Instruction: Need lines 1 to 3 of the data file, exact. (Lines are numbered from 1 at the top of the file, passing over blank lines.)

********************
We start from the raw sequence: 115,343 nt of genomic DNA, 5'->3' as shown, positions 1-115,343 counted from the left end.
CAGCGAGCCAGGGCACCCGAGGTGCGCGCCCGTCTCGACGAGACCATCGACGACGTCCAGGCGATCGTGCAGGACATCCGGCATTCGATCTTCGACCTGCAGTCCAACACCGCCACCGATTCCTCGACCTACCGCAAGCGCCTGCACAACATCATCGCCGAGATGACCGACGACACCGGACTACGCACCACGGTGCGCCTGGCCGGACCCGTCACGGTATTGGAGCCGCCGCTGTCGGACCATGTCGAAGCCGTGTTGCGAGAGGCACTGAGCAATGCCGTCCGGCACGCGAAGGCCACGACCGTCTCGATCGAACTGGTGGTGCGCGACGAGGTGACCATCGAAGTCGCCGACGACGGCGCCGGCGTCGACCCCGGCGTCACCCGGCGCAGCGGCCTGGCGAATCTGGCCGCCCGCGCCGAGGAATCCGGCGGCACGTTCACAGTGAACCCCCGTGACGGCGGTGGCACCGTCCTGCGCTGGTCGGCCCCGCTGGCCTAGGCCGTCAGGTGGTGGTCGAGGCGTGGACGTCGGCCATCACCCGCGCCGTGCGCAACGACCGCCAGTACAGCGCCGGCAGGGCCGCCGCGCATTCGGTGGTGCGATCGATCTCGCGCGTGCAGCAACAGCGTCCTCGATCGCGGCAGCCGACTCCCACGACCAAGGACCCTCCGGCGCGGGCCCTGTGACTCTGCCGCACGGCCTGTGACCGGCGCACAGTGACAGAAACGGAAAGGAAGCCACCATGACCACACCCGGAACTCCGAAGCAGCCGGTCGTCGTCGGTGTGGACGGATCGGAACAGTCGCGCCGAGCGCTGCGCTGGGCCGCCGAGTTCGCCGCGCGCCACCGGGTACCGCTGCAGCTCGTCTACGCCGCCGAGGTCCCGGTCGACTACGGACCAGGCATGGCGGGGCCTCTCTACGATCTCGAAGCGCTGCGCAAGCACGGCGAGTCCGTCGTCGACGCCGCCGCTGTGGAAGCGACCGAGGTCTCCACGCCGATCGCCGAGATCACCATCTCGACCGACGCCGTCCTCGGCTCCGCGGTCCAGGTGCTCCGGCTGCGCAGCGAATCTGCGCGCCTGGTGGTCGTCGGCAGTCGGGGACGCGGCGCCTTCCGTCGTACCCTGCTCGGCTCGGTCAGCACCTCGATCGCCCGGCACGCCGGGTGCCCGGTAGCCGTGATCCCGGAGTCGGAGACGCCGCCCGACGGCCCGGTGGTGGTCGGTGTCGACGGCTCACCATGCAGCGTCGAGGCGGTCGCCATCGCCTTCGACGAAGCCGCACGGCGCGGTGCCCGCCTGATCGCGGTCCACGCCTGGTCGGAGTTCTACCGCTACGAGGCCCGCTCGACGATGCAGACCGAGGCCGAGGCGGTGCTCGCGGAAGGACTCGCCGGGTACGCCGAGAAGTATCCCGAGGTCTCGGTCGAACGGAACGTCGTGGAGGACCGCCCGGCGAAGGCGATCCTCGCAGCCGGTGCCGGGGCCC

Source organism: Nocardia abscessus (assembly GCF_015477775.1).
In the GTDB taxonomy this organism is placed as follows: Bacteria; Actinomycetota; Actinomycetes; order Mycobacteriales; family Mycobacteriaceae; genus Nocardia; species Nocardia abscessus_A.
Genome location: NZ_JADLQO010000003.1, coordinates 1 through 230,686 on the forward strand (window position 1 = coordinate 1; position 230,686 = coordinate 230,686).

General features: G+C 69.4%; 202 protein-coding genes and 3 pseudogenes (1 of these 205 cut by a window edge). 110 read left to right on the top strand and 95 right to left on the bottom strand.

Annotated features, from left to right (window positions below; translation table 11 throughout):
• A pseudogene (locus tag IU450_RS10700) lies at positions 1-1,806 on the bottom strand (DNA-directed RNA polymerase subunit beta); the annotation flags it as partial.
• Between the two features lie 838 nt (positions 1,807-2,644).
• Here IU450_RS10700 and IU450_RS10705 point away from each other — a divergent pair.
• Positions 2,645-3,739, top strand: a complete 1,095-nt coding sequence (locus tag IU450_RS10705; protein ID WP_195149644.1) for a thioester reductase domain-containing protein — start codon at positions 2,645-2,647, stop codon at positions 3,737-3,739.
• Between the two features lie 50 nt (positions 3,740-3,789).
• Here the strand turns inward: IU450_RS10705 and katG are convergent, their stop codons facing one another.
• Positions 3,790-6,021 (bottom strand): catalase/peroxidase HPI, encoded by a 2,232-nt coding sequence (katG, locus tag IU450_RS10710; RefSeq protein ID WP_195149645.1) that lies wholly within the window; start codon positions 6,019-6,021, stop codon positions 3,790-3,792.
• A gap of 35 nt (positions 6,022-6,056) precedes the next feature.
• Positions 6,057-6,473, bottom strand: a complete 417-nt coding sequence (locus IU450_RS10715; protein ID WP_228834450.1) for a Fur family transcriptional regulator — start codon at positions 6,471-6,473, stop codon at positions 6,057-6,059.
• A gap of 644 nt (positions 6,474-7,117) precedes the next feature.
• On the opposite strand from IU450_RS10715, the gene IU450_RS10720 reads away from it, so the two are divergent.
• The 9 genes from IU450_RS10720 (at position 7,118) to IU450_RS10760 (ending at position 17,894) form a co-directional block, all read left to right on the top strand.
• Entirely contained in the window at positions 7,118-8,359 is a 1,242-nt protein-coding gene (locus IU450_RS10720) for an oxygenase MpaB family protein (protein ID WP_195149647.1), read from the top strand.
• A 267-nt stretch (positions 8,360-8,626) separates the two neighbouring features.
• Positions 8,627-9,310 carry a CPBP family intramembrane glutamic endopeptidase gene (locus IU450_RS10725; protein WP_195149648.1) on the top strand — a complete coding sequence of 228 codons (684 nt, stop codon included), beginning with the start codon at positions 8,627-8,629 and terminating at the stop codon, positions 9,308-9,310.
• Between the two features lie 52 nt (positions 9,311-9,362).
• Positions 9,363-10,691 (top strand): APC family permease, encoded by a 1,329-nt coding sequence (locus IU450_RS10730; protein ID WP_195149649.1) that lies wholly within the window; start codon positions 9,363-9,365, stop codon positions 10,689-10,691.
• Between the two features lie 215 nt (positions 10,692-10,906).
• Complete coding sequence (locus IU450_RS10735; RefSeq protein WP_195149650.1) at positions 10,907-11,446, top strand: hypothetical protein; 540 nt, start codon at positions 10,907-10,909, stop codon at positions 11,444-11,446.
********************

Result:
We start from the raw sequence: 115,343 nt of genomic DNA, 5'->3' as shown, positions 1-115,343 counted from the left end.
CAGCGAGCCAGGGCACCCGAGGTGCGCGCCCGTCTCGACGAGACCATCGACGACGTCCAGGCGATCGTGCAGGACATCCGGCATTCGATCTTCGACCTGCAGTCCAACACCGCCACCGATTCCTCGACCTACCGCAAGCGCCTGCACAACATCATCGCCGAGATGACCGACGACACCGGACTACGCACCACGGTGCGCCTGGCCGGACCCGTCACGGTATTGGAGCCGCCGCTGTCGGACCATGTCGAAGCCGTGTTGCGAGAGGCACTGAGCAATGCCGTCCGGCACGCGAAGGCCACGACCGTCTCGATCGAACTGGTGGTGCGCGACGAGGTGACCATCGAAGTCGCCGACGACGGCGCCGGCGTCGACCCCGGCGTCACCCGGCGCAGCGGCCTGGCGAATCTGGCCGCCCGCGCCGAGGAATCCGGCGGCACGTTCACAGTGAACCCCCGTGACGGCGGTGGCACCGTCCTGCGCTGGTCGGCCCCGCTGGCCTAGGCCGTCAGGTGGTGGTCGAGGCGTGGACGTCGGCCATCACCCGCGCCGTGCGCAACGACCGCCAGTACAGCGCCGGCAGGGCCGCCGCGCATTCGGTGGTGCGATCGATCTCGCGCGTGCAGCAACAGCGTCCTCGATCGCGGCAGCCGACTCCCACGACCAAGGACCCTCCGGCGCGGGCCCTGTGACTCTGCCGCACGGCCTGTGACCGGCGCACAGTGACAGAAACGGAAAGGAAGCCACCATGACCACACCCGGAACTCCGAAGCAGCCGGTCGTCGTCGGTGTGGACGGATCGGAACAGTCGCGCCGAGCGCTGCGCTGGGCCGCCGAGTTCGCCGCGCGCCACCGGGTACCGCTGCAGCTCGTCTACGCCGCCGAGGTCCCGGTCGACTACGGACCAGGCATGGCGGGGCCTCTCTACGATCTCGAAGCGCTGCGCAAGCACGGCGAGTCCGTCGTCGACGCCGCCGCTGTGGAAGCGACCGAGGTCTCCACGCCGATCGCCGAGATCACCATCTCGACCGACGCCGTCCTCGGCTCCGCGGTCCAGGTGCTCCGGCTGCGCAGCGAATCTGCGCGCCTGGTGGTCGTCGGCAGTCGGGGACGCGGCGCCTTCCGTCGTACCCTGCTCGGCTCGGTCAGCACCTCGATCGCCCGGCACGCCGGGTGCCCGGTAGCCGTGATCCCGGAGTCGGAGACGCCGCCCGACGGCCCGGTGGTGGTCGGTGTCGACGGCTCACCATGCAGCGTCGAGGCGGTCGCCATCGCCTTCGACGAAGCCGCACGGCGCGGTGCCCGCCTGATCGCGGTCCACGCCTGGTCGGAGTTCTACCGCTACGAGGCCCGCTCGACGATGCAGACCGAGGCCGAGGCGGTGCTCGCGGAAGGACTCGCCGGGTACGCCGAGAAGTATCCCGAGGTCTCGGTCGAACGGAACGTCGTGGAGGACCGCCCGGCGAAGGCGATCCTCGCAGCCGGTGCCGGGGCCC

Source organism: Nocardia abscessus (assembly GCF_015477775.1).